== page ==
Yeah. Well, I guess the the pretext of a lot of this conversation is about buying an investment property and that's why it's used but this is also a strategy and we've I've used it for a few clients is that you know, you they reach certain points in their life they've previously bought the home that they've lived in, they've lived in that home happily. But they've come to a point in their life where let's say one partner wants to do a career change and start a new business. And it means they're going to have to take a pay cut in order to do that. That this rent vesting I guess, structure or approach basically allows them that they don't have to sell their home. Because if we take a pay cut and we can't afford the mortgage, well we get a renter into to contribute to the mortgage and we move somewhere where we can afford to rent for a short period of time whilst the career change happens, that sort of thing. So it's not necessarily just about the property ladder, in that sense, like going out and buying investment property and building wealth that way it can be used as a as a way to, I guess, deal with with life's other goals.
Alex Hont 13:58
Well, it's interesting because it's kind of reverse of the kind of strategy we talked about off the top where instead of, you know, buying somewhere less or more affordable and living somewhere less affordable, you're going the other way. You're saying, Well, you know, we've already bought the place in the place that we've lived in, and it's great, but it's a expensive area and we can't afford to live there. So we need to rent that out. Someone else who can afford to live there can pay the rent and help pay the mortgage and we'll go save some money by moving to a more affordable area or space where the rent's going to be lower than the mortgage repayments we're going to get.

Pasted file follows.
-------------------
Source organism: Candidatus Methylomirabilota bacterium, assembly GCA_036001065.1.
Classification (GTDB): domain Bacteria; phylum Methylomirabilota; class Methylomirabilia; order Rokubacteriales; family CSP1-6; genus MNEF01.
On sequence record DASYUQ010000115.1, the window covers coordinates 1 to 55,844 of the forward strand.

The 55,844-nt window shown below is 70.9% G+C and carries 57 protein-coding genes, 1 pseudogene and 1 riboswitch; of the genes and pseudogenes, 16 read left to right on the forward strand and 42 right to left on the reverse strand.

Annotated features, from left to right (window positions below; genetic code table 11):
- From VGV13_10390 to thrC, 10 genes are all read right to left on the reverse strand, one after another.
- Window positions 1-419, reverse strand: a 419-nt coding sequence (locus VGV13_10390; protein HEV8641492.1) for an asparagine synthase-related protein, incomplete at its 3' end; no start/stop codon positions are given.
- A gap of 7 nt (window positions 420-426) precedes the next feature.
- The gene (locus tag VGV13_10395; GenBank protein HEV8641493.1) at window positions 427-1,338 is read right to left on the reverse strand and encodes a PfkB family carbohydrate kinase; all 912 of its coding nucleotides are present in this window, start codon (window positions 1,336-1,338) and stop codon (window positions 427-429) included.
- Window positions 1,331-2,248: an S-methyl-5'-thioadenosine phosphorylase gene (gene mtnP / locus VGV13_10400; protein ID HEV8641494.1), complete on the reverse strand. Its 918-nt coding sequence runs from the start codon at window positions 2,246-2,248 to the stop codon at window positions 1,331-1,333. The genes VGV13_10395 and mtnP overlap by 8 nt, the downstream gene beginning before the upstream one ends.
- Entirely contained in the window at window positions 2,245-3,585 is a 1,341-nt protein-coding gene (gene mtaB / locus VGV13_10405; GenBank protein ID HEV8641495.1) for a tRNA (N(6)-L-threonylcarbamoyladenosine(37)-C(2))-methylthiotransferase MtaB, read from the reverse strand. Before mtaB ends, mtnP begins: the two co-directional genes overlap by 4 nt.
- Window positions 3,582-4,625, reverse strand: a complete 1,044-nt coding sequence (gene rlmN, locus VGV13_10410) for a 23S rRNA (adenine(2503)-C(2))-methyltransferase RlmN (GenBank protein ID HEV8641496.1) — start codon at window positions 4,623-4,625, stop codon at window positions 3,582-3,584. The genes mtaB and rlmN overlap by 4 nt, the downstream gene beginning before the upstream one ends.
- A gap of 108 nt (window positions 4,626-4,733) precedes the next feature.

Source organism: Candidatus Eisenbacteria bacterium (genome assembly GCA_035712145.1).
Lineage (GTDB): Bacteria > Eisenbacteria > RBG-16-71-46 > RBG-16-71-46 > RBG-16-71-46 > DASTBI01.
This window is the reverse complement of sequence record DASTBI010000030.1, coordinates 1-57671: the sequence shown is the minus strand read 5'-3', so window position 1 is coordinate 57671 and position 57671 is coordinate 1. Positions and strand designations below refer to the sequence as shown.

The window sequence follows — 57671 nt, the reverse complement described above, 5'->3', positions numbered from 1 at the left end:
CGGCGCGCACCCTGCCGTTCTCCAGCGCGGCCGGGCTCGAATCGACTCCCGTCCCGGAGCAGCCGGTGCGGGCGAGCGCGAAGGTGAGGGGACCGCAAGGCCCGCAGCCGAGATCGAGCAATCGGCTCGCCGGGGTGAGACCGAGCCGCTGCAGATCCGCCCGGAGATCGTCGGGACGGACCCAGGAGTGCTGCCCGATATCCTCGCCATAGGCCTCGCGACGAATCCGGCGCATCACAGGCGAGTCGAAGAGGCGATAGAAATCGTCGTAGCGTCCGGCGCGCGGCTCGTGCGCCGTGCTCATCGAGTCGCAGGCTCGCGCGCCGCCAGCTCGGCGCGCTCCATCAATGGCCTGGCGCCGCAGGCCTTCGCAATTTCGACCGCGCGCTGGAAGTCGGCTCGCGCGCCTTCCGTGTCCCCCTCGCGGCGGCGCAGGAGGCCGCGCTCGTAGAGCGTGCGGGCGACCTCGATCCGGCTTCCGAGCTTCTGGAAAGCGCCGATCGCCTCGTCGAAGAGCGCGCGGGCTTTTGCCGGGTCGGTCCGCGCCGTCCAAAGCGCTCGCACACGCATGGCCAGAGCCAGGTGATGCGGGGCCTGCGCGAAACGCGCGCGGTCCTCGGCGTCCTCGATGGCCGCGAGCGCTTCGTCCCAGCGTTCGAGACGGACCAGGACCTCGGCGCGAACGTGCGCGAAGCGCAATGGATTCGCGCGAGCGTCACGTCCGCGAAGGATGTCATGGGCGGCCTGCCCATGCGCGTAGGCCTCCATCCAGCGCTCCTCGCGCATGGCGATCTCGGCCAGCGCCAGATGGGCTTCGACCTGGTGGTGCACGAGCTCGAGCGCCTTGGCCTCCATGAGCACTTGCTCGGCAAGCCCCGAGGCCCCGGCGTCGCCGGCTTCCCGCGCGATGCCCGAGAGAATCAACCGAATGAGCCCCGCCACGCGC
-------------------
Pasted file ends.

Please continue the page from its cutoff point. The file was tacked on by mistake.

Chris Haggart 14:29
Alex Hont 14:30
So that creates a positive kind of cash outcome.
Chris Haggart 14:32
Yeah, exactly. Just makes the the numbers affordable. And we like to use this too for older clients. I'm about to use this for an older client now, she is 50 odd I think and is looking for retirement and wants to buy her long term home. So we're going to rentvest her long term home.
Alex Hont 14:53
So buy the long term home
Chris Haggart 14:54
Yep rent it out so it's affordable. And then use that to repay the mortgage.
Alex Hont 14:59
And I guess once the mortgage is repaid?
Chris Haggart 15:01
Oh, then she moves in. Yeah. Yeah. So just it's a way for her to be able to live a lifestyle that she wants to in an area that she wants to, but we're also taking care of the longer term goals.
Alex Hont 15:12
Yeah, that's good. I mean, there's certainly some plenty of options around how you utilize this strategy.
Chris Haggart 15:17
Exactly. It's not just about buying an investment property. Yeah. For younger people.
Alex Hont 15:21
Yeah. Yeah. And I know, there's always a lot of pressure to get into the property market and has been for generations.
Chris Haggart 15:27
Alex Hont 15:28
And this is one way you can do it. So let's talk Chris now about tax. Right, because any investment strategy we have to think we have to factor tax in and it's not the determining factor. But nonetheless, it does play a role in the kind of return that you get it.
Chris Haggart 15:44
Yeah, it does definitely. And never I would we would never advocate for making investment decisions solely based on tax, but I hear it often enough.
Alex Hont 15:54
Chris Haggart 15:56